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Medea und ihre Kinder. by Ljudmila Ulitzkaja
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Medea und ihre Kinder. (original 1998; edition 1998)

by Ljudmila Ulitzkaja

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1507126,035 (3.85)9
Medea Georgievna Sinoply Mendez is the last Greek in a family that has lived on the Crimean coast for centuries. As the novel opens affairs begin and end, hearts are broken, and old memories rise to the surface.The shifting currents of erotic attraction and competition intertwine with the dramatic saga of a family surviving the upheavals that characterized Soviet life in the 20th century.… (more)
Member:gliese
Title:Medea und ihre Kinder.
Authors:Ljudmila Ulitzkaja
Info:Lübbe (1998), Broschiert, 344 pages
Collections:Your library
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Medea and Her Children by Ludmila Ulitskaya (1998)

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English (4)  Dutch (2)  Hungarian (1)  All languages (7)
Showing 4 of 4
Most of the way through this book I mildly enjoyed it, although I was not strongly drawn in. The stories of various family members of the sprawling Sinolpy family are told in separate chapters, almost like separate vignettes or short stories. There is good detail and I felt that I could picture the lives of these people in Russia, so different from my own. However, I really did not like the ending of the book. As the book progressed, it became more and more focused on one character and her involvement in a love triangle. The book seemed to switch from a general depiction of these people's lives to an exclusive focus on one woman's love madness. I did not like the way the characters in the love triangle behaved, as it seemed quite thoughtless and even irrational. Perhaps this was the intent of the author - to convey the sense of these people completely swept up in their passions and emotions, but to me it felt overdone and so completely different from my own experience of life that I could not relate to it at all. It was not the direction I expected the book to go and overall I can't say that I really liked the book. ( )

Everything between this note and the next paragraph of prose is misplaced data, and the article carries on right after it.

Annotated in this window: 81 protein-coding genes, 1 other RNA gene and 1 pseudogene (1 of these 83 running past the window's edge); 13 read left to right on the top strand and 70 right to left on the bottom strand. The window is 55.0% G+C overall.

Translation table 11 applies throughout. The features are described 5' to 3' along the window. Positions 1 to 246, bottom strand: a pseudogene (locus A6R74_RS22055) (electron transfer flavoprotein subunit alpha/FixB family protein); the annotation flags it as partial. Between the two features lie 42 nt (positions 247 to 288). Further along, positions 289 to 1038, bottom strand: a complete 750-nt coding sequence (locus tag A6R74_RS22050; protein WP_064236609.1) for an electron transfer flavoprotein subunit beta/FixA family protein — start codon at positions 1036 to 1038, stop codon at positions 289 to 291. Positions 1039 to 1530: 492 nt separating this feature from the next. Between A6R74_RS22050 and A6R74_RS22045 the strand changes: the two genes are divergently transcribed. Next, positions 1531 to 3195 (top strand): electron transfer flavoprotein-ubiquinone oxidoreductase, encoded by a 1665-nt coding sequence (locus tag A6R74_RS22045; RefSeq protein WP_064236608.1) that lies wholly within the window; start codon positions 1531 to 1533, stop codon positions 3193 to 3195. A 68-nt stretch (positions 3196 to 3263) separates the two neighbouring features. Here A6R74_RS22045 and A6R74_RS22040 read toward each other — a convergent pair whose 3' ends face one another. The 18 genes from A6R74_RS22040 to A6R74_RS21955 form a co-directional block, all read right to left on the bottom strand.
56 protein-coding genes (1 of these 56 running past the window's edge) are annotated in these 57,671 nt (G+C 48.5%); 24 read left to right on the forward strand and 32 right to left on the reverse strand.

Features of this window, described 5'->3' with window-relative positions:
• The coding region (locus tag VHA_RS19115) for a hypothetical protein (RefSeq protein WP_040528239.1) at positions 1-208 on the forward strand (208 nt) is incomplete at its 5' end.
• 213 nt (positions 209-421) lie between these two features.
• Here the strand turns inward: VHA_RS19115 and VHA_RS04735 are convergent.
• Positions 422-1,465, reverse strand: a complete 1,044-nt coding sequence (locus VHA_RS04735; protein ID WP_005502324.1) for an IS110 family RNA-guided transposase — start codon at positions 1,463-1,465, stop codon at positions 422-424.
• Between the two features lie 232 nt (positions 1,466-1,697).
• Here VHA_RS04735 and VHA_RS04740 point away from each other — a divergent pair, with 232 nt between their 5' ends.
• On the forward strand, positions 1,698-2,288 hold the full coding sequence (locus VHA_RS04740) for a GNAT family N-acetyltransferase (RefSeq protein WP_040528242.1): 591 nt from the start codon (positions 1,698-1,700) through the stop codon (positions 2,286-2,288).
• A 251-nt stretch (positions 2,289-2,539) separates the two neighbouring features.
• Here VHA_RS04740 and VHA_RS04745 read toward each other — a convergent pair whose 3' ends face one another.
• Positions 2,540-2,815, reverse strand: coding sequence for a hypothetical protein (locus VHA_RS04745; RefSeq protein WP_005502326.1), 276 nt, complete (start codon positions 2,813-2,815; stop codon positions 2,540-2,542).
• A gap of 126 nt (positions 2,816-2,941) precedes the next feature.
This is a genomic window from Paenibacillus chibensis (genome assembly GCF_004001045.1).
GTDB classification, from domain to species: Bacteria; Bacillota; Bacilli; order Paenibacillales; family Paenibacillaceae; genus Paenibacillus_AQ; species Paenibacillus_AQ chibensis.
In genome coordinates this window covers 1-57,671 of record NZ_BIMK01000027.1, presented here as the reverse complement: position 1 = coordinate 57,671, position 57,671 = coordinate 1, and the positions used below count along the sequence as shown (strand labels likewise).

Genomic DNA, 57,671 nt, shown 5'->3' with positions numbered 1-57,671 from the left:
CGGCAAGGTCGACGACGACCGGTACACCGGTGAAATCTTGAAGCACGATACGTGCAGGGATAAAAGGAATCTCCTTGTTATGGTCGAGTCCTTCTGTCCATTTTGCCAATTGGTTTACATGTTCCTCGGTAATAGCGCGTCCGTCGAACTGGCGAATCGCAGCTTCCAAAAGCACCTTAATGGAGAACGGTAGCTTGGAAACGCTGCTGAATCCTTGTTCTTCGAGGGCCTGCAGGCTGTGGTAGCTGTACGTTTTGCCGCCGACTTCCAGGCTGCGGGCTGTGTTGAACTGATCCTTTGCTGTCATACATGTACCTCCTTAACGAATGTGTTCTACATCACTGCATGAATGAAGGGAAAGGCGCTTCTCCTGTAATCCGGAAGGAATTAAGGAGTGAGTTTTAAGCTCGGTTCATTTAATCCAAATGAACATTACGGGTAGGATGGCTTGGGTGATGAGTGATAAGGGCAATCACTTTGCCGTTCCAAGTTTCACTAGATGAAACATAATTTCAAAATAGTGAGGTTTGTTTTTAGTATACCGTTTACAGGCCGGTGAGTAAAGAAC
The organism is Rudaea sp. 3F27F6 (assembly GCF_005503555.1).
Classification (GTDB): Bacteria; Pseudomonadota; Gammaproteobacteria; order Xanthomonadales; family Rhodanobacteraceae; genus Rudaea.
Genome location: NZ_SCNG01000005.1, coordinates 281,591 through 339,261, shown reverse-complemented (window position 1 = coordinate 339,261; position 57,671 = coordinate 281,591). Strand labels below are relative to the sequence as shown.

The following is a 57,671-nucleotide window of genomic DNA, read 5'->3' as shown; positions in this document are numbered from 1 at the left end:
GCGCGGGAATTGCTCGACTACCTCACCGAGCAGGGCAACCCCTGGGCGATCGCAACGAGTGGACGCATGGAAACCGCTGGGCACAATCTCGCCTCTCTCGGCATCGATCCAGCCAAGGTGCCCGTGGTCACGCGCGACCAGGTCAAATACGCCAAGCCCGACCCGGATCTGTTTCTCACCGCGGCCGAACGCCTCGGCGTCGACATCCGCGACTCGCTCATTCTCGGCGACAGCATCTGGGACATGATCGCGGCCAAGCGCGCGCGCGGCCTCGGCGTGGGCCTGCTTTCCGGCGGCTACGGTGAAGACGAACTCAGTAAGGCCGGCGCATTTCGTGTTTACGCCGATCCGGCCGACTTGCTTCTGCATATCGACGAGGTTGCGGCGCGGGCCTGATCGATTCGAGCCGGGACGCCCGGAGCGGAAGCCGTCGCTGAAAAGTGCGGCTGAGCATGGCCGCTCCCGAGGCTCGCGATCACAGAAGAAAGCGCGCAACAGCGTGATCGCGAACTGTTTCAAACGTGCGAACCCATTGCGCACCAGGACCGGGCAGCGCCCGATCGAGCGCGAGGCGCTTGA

sbsolter | Feb 6, 2014 |
As I had heard so many praises concerning this novel, I was a bit disappointed. I was waiting for more Russian history, but got something resembling a (tragic) love story. (Tragic in parenthesis as I could not truly identify or sympathize with the characters.)

Most of all I was irritated about the style.

1) The use of three dots in the end of paragraphs (sometimes several times in consecutive paragraphs) made me want to scream: just say it, please, do not just indicate! Most of all this stylish technique influenced the description of characters, leaving them vague and superficial.

2) Some expressions were just too strange. This may also be a fault of the Finnish translation, but the language just didn't flow. Instead, it interrupted the story several times - and not in a positive sense. ( )
2 vote Lady_Lazarus | Oct 31, 2012 |
Orosz saga. Kiváló. ( )
  Amadea | Jul 10, 2008 |
Showing 4 of 4
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Медея Мендес, урожденная Синопли, если не считать ее младшей сестры Александры, перебравшейся в Москву в конце двадцатых годов, осталась последней чистопородной гречанкой в семье, поселившейся в незапамятные времена на родственых Элладе таврических берегах.
Medea Mendes, geboren Sinopli, was - haar jongere zus Aleksandra, die eind jaren twintig naar Moskou was verhuisd, buiten beschouwing gelaten - de laatste rasechte Griekse van een familie die sinds onheuglijke tijden de met Hellas verbonden Taurische kusten had bewoond. Ze was tevens de laatste van haar familie die nog een soort Grieks sprak, een taal die dezelfde duizendjarige afstand tot het Nieuwgrieks had als het Oudgrieks tot het middeleeuwse Pontische, alleen in de Taurische kolonies bewaard gebleven dialekt.
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